I wouldn’t expect a different Korver next season, but I would expect his price to rise at inflation-style rates after the remarkable season his Atlanta Hawks have enjoyed. If you want to be aggressive in locking down a three-point specialist, Korver should be your top target.
He’s turned into a pretty valuable player for someone who was once (kind of) traded for a new copy machine.
Kentavious Caldwell-Pope, SG Detroit Pistons
2014 ADP: 142.1 overall, Round 12.8
2014 Key Stats: 12.7 points, 3.1 rebounds, 1.1 steals, 1.9 triples, 40.1% shooting.
Here is a sampling of names drafted ahead of Kentavious Caldwell-Pope this season: Arron Afflalo, Andre Iguodala, Gerald Green, Manu Ginobili, Randy Foye, Nate Robinson (!), Mike Miller (!!) and Jeremy Lamb (!!!). Whoops.
If this is the part in your script where you scroll up the page, scroll back down, wipe your eyes and say, wait, what, I’m guessing you’re not alone. But trust me when I say that it’s time to get familiar with Caldwell-Pope’s game. We’re talking about the guy who made the 14th most three-pointers in the league this season with 153 makes (Kevin Love, for context, had 144 makes), the prospect Stan Van Gundy can’t get enough of and the floor-spacer that Reggie Jackson, Andre Drummond and the rest of the Pistons need in order to make anything work.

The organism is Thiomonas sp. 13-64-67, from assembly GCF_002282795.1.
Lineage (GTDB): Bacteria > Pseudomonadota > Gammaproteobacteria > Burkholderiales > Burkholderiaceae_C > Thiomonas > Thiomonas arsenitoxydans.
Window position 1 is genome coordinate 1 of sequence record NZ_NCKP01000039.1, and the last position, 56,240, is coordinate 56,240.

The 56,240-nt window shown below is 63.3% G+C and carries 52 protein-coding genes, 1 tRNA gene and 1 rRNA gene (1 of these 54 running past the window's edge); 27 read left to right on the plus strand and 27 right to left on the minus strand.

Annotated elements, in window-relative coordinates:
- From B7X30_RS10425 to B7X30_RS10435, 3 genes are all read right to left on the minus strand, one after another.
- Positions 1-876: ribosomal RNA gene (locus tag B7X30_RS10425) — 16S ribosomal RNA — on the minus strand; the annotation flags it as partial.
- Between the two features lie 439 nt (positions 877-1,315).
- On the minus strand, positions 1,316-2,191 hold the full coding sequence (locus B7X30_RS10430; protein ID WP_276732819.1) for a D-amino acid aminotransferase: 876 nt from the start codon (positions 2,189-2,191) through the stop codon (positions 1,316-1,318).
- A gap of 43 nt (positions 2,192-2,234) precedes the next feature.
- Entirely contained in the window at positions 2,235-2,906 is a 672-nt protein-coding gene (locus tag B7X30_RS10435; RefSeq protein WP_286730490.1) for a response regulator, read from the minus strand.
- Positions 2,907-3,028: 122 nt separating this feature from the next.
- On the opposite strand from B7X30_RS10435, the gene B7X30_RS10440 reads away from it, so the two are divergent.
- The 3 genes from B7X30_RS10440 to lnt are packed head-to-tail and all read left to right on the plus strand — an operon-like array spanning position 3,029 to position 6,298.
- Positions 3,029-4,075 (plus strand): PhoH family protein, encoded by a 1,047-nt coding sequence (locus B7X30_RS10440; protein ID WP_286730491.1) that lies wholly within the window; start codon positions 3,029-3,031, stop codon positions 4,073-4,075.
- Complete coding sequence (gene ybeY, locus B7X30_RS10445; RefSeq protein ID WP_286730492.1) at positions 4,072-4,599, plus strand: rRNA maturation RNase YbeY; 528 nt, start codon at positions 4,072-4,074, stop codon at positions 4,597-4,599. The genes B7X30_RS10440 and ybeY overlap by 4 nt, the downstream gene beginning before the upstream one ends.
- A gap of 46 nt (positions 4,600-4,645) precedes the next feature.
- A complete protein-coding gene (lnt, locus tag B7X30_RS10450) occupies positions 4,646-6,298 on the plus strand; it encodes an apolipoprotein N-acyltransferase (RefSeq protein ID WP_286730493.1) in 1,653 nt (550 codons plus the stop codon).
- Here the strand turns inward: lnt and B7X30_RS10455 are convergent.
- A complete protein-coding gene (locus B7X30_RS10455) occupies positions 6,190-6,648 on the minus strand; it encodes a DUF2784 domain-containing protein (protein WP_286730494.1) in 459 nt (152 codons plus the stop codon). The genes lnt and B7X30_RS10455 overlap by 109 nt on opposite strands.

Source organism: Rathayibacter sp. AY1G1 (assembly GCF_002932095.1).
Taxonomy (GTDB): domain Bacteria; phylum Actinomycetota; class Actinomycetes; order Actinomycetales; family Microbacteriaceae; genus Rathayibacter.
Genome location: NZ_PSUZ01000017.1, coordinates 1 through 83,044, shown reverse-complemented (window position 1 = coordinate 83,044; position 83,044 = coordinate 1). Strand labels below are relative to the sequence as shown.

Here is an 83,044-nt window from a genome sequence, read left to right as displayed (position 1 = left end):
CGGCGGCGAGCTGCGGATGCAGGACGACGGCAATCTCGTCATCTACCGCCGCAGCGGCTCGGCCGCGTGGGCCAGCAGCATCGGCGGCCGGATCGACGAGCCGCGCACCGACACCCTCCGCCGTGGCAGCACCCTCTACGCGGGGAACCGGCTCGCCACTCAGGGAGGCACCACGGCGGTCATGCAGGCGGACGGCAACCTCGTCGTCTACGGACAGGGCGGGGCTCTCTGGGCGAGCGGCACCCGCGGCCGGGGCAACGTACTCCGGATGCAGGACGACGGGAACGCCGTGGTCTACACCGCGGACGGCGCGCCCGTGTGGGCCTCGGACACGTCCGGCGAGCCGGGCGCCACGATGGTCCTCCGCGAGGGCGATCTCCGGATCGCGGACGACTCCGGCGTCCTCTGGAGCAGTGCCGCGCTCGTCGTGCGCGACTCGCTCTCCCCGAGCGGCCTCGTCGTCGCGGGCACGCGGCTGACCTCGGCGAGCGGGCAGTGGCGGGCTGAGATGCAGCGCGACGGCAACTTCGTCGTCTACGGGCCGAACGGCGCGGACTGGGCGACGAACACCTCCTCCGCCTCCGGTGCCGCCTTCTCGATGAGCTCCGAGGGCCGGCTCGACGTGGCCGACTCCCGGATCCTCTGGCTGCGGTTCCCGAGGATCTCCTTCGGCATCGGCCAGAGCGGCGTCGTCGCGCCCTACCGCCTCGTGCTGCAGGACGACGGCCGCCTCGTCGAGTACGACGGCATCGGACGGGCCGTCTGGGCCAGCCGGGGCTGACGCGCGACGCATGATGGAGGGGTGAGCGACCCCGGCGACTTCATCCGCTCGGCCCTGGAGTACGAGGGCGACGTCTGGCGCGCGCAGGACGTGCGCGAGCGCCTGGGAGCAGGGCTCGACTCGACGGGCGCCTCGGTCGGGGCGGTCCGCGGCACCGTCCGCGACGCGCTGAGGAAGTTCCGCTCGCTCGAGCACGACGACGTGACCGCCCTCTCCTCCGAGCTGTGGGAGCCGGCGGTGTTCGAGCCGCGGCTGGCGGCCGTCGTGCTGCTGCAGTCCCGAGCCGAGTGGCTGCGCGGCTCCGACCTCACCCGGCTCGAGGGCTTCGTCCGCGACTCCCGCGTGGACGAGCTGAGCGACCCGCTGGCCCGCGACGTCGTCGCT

Greg Monroe, regardless of whatever rhetoric is being spewed ahead of his departure, is all but certain to exit stage left as an unrestricted free agent. The next part of the puzzle? Here’s the Pistons’ depth chart at shooting guard after Caldwell-Pope: Jodie Meeks. That’s it. That’s the entire list. One look up and down this roster paints an obvious picture of a situation that requires spacing, and KCP has the paintbrush to turn this canvas into a work of art.
You down with KCP? Yeah, you know me.
Rodney Hood, SG/SF Utah Jazz
2014 ADP: Undrafted
2014 Key Stats: 8.7 points, 2.3 rebounds, 1.2 triples, 41.4% shooting.
Over 19 games as the starting shooting guard last season, Rodney Hood averaged 12.4 points, 2.9 rebounds, 2.1 assists, 0.9 steals and 1.7 triples on a solid 46.3% shooting. Those numbers are right in line with his Post All-Star break averages, where Hood logged 11.8 points, 2.2 rebounds, 2.1 assists, 0.8 steals and 1.6 3-pointers on a still-solid 46.4% shooting. And with Hood looking like a very nice fit with the starting unit in place of Alec Burks (who missed most of the season with a shoulder injury), there’s plenty of reason to believe that the Jazz will enter next season with Burks in a bench role.
Although it was a small sample size, Hood’s April was incredibly encouraging as we look toward next season. Over seven games, Hood averaged an impressive 16.7 points, 3.4 rebounds, 3.4 assists, 1.1 steals and 1.7 triples on 45.2 percent shooting. At this point in the campaign, Hood was averaging north of 30 minutes per game as well, a great sign that the Jazz were emphasizing his development in advance of his sophomore season.
Considering the price point and the potential reward, Hood makes a lot of sense as a bargain-bin purchase for the 2015-16 season.